The Glass Virgin
by Catherine Cookson
Category: Fiction / Historical
0 pages; ISBN: 0743261267
Rating: 10/10 (Ratings explained)
Reviewer: Harriet Klausner
The Glass Virgin
Simon & Schuster, Dec 2004, $25.00, 356 pp.
Annabella Lagrange has grown up as an overly protected aristocrat. She was never allowed to go outside the gates of her home Redford Hall though once she saw rioting children assault the grounds. She learned when she was younger that her parents were estranged as her father was a womanizer who lived in a different house. Her mother was a pious individual who showered religion on Annabella as if she must save her daughter’s soul from the devil or her philandering husband, but never displayed one iota of affection or love towards her child.
Now seventeen, Annabella’s gilded cage collapses when her father finally bankrupts her mother’s Rosina's glass factory. Her personal life implodes too as Annabella finds out that Rosina is not her mother; that her biological mom is a local madam that her father impregnated. Annabella begins her new life far from wealth as a farmhouse maid with only handsome Manuel Mendoza willing to help her adjust.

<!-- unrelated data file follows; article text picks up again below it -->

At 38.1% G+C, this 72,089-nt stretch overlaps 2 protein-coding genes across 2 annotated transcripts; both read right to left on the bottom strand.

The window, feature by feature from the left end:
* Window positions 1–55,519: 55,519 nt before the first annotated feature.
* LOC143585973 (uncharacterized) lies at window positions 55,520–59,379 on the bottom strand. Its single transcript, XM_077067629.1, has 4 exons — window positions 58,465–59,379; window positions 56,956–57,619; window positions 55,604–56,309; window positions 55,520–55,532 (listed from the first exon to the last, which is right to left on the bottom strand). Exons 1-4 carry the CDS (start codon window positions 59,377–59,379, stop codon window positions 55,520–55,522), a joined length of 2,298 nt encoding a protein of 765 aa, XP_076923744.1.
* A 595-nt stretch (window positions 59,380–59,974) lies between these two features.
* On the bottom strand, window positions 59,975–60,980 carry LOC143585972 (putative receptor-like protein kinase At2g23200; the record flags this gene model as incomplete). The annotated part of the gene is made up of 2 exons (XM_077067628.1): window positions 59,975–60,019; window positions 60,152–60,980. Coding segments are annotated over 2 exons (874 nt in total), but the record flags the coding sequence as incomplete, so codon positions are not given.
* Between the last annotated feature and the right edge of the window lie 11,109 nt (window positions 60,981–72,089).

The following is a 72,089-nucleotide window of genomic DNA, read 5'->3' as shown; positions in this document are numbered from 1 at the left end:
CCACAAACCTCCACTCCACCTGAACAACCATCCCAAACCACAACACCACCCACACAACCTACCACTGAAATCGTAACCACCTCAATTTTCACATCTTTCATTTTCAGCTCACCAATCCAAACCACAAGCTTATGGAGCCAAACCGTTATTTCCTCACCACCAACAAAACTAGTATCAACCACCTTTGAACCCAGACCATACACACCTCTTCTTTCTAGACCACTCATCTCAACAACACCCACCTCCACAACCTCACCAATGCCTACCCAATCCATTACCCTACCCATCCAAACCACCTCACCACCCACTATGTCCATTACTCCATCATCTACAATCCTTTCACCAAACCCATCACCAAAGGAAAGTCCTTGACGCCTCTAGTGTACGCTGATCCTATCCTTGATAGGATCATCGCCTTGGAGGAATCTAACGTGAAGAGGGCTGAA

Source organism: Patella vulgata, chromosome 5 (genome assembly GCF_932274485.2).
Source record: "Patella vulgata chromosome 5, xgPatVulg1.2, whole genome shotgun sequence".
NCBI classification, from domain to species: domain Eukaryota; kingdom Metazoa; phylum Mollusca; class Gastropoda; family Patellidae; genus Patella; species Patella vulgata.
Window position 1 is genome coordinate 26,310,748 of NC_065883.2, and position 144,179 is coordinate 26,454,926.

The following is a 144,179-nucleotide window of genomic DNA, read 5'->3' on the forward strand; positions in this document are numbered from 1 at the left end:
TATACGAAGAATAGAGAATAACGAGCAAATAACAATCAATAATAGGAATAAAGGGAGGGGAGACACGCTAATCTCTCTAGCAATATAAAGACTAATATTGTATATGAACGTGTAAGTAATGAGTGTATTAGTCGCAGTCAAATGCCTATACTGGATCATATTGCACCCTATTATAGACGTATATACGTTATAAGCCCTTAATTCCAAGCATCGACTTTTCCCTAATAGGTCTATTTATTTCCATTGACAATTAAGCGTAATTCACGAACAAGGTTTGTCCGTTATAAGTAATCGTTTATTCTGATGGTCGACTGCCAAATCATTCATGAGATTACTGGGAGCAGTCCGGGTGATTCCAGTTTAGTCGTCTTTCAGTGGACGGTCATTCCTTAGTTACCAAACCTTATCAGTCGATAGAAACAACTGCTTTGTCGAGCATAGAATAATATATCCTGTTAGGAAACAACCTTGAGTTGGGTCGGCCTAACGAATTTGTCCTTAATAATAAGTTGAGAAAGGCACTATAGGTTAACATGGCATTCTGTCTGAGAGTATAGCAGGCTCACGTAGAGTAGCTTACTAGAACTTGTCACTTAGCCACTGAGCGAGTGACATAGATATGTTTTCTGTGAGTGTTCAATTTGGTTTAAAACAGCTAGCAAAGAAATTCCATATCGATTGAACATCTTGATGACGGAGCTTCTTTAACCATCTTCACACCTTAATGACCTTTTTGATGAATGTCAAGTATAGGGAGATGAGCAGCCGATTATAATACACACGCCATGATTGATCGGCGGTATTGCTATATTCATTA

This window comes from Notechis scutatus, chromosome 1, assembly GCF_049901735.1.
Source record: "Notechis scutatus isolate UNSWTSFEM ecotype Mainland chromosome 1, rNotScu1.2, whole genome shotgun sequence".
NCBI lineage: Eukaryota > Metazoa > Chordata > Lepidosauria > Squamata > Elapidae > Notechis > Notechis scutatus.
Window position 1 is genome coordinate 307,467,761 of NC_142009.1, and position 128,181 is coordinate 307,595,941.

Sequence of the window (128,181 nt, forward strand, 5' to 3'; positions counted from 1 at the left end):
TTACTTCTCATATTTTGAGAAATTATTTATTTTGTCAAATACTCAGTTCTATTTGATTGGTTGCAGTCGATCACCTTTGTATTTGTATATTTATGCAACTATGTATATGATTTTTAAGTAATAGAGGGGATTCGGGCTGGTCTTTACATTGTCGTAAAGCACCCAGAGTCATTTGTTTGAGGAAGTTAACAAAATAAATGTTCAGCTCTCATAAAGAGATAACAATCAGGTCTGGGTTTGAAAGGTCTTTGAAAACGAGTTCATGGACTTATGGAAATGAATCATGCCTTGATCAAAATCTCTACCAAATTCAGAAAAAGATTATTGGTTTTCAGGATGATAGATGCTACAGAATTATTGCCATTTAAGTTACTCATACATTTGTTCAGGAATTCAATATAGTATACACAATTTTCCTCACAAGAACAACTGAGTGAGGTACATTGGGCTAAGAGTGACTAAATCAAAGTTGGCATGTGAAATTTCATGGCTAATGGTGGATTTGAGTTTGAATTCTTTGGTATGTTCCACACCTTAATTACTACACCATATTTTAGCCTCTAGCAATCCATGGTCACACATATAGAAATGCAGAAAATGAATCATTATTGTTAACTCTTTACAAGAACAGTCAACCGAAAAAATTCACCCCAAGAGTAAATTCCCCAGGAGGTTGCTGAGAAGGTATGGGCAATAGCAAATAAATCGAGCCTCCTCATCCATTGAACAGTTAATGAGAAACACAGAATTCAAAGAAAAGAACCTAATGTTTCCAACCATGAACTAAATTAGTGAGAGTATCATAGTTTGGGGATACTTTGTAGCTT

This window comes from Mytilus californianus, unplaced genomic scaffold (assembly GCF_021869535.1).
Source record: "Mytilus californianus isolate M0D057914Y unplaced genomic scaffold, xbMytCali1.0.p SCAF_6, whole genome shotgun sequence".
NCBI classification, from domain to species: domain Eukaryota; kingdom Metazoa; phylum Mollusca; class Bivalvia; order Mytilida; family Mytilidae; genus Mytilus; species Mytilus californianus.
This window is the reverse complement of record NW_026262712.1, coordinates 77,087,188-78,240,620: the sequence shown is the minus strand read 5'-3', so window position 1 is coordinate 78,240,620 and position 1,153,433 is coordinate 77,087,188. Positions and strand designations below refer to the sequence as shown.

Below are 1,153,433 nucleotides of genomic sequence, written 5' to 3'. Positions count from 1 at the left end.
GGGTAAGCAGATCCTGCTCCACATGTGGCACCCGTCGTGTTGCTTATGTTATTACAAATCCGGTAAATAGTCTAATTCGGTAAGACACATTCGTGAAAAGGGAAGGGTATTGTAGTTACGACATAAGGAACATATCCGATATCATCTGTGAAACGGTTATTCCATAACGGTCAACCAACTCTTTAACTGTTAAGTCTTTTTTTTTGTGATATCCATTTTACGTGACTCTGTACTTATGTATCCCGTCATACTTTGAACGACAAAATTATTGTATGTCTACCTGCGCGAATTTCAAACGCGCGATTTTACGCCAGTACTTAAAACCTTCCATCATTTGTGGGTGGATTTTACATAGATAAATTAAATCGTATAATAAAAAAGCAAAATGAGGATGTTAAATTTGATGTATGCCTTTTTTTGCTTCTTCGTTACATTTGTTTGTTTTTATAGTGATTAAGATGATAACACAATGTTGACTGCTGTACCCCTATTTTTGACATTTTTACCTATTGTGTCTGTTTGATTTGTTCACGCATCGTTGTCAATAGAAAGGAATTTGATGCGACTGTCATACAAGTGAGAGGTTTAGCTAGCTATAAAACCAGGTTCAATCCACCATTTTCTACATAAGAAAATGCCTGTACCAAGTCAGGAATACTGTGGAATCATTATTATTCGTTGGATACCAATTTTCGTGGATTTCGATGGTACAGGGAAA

This Edwardian tale is vintage Catherine Cookson at her best as the deceased author places her heroine in an extreme makeover in which the probability is that she will not survive. The bottom seems endless as one nasty revelation after another sends a formerly pampered Annabella into the working world. As she slowly adapts she falls in love, but her social upbringing remains part of her personal frame of reference so can she truly find happiness with a working class stiff? Though some readers will detest the myriad of sidebars that describe social conditions in Edwardian England, Ms. Cookson continues to be the best chef for cross-class historical tales of that era even several years after her death.
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